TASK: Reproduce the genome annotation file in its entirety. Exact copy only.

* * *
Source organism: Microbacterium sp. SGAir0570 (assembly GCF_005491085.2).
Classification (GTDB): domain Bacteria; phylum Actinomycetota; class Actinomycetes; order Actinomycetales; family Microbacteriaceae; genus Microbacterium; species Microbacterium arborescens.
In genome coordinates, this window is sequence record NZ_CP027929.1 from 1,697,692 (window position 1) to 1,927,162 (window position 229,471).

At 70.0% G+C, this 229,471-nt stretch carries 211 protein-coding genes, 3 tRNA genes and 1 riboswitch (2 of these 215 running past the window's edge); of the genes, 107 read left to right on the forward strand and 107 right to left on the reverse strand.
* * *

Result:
Source organism: Microbacterium sp. SGAir0570 (assembly GCF_005491085.2).
Classification (GTDB): domain Bacteria; phylum Actinomycetota; class Actinomycetes; order Actinomycetales; family Microbacteriaceae; genus Microbacterium; species Microbacterium arborescens.
In genome coordinates, this window is sequence record NZ_CP027929.1 from 1,697,692 (window position 1) to 1,927,162 (window position 229,471).

At 70.0% G+C, this 229,471-nt stretch carries 211 protein-coding genes, 3 tRNA genes and 1 riboswitch (2 of these 215 running past the window's edge); of the genes, 107 read left to right on the forward strand and 107 right to left on the reverse strand.